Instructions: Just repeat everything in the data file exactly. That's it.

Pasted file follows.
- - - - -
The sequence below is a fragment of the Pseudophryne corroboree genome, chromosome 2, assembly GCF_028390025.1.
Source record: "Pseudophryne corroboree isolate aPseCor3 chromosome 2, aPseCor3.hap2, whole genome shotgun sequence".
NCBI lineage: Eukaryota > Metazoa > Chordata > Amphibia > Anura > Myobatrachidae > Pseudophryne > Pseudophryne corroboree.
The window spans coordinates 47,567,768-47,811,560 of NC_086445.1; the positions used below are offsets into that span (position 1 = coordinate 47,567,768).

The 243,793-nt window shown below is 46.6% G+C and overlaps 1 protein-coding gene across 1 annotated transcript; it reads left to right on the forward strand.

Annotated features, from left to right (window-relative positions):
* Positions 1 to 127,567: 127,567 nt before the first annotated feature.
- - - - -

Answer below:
The sequence below is a fragment of the Pseudophryne corroboree genome, chromosome 2, assembly GCF_028390025.1.
Source record: "Pseudophryne corroboree isolate aPseCor3 chromosome 2, aPseCor3.hap2, whole genome shotgun sequence".
NCBI lineage: Eukaryota > Metazoa > Chordata > Amphibia > Anura > Myobatrachidae > Pseudophryne > Pseudophryne corroboree.
The window spans coordinates 47,567,768-47,811,560 of NC_086445.1; the positions used below are offsets into that span (position 1 = coordinate 47,567,768).

The 243,793-nt window shown below is 46.6% G+C and overlaps 1 protein-coding gene across 1 annotated transcript; it reads left to right on the forward strand.

Annotated features, from left to right (window-relative positions):
* Positions 1 to 127,567: 127,567 nt before the first annotated feature.